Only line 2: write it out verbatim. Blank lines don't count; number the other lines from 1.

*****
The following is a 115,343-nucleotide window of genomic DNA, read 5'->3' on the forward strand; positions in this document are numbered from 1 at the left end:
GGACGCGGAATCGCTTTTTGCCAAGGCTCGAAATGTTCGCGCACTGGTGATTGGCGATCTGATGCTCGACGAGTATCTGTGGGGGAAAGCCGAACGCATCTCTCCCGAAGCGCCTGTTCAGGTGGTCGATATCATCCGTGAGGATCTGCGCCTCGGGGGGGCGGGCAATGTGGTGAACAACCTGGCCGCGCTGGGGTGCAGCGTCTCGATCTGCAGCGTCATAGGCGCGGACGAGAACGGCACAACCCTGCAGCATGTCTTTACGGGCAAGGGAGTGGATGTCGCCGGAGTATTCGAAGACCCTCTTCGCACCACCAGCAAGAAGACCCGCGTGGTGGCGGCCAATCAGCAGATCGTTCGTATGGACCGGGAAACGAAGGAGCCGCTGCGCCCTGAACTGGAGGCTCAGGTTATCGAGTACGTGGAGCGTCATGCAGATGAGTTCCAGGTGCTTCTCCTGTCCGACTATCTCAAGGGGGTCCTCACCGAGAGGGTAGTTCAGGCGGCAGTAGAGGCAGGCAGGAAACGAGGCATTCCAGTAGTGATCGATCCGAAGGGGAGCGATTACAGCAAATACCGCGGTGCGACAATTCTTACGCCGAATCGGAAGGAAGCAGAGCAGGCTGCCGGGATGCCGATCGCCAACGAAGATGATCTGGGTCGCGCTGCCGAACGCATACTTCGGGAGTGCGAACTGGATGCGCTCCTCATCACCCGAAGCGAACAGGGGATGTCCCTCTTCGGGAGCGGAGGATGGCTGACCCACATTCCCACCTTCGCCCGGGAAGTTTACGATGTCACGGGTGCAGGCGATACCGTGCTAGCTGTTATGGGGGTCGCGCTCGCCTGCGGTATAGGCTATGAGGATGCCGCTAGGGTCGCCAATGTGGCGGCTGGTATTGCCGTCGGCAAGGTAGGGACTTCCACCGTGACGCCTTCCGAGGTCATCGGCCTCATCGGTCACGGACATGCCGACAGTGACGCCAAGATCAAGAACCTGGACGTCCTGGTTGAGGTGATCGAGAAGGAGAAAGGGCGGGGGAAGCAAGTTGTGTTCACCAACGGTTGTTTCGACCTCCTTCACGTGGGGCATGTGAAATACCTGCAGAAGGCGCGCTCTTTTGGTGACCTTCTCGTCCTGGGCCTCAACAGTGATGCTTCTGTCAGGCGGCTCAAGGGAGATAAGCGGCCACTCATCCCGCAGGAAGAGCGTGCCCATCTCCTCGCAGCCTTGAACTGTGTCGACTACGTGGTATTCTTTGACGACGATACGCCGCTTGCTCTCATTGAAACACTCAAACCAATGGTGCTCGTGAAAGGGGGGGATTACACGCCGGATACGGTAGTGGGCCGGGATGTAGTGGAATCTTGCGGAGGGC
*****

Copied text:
GGACGCGGAATCGCTTTTTGCCAAGGCTCGAAATGTTCGCGCACTGGTGATTGGCGATCTGATGCTCGACGAGTATCTGTGGGGGAAAGCCGAACGCATCTCTCCCGAAGCGCCTGTTCAGGTGGTCGATATCATCCGTGAGGATCTGCGCCTCGGGGGGGCGGGCAATGTGGTGAACAACCTGGCCGCGCTGGGGTGCAGCGTCTCGATCTGCAGCGTCATAGGCGCGGACGAGAACGGCACAACCCTGCAGCATGTCTTTACGGGCAAGGGAGTGGATGTCGCCGGAGTATTCGAAGACCCTCTTCGCACCACCAGCAAGAAGACCCGCGTGGTGGCGGCCAATCAGCAGATCGTTCGTATGGACCGGGAAACGAAGGAGCCGCTGCGCCCTGAACTGGAGGCTCAGGTTATCGAGTACGTGGAGCGTCATGCAGATGAGTTCCAGGTGCTTCTCCTGTCCGACTATCTCAAGGGGGTCCTCACCGAGAGGGTAGTTCAGGCGGCAGTAGAGGCAGGCAGGAAACGAGGCATTCCAGTAGTGATCGATCCGAAGGGGAGCGATTACAGCAAATACCGCGGTGCGACAATTCTTACGCCGAATCGGAAGGAAGCAGAGCAGGCTGCCGGGATGCCGATCGCCAACGAAGATGATCTGGGTCGCGCTGCCGAACGCATACTTCGGGAGTGCGAACTGGATGCGCTCCTCATCACCCGAAGCGAACAGGGGATGTCCCTCTTCGGGAGCGGAGGATGGCTGACCCACATTCCCACCTTCGCCCGGGAAGTTTACGATGTCACGGGTGCAGGCGATACCGTGCTAGCTGTTATGGGGGTCGCGCTCGCCTGCGGTATAGGCTATGAGGATGCCGCTAGGGTCGCCAATGTGGCGGCTGGTATTGCCGTCGGCAAGGTAGGGACTTCCACCGTGACGCCTTCCGAGGTCATCGGCCTCATCGGTCACGGACATGCCGACAGTGACGCCAAGATCAAGAACCTGGACGTCCTGGTTGAGGTGATCGAGAAGGAGAAAGGGCGGGGGAAGCAAGTTGTGTTCACCAACGGTTGTTTCGACCTCCTTCACGTGGGGCATGTGAAATACCTGCAGAAGGCGCGCTCTTTTGGTGACCTTCTCGTCCTGGGCCTCAACAGTGATGCTTCTGTCAGGCGGCTCAAGGGAGATAAGCGGCCACTCATCCCGCAGGAAGAGCGTGCCCATCTCCTCGCAGCCTTGAACTGTGTCGACTACGTGGTATTCTTTGACGACGATACGCCGCTTGCTCTCATTGAAACACTCAAACCAATGGTGCTCGTGAAAGGGGGGGATTACACGCCGGATACGGTAGTGGGCCGGGATGTAGTGGAATCTTGCGGAGGGC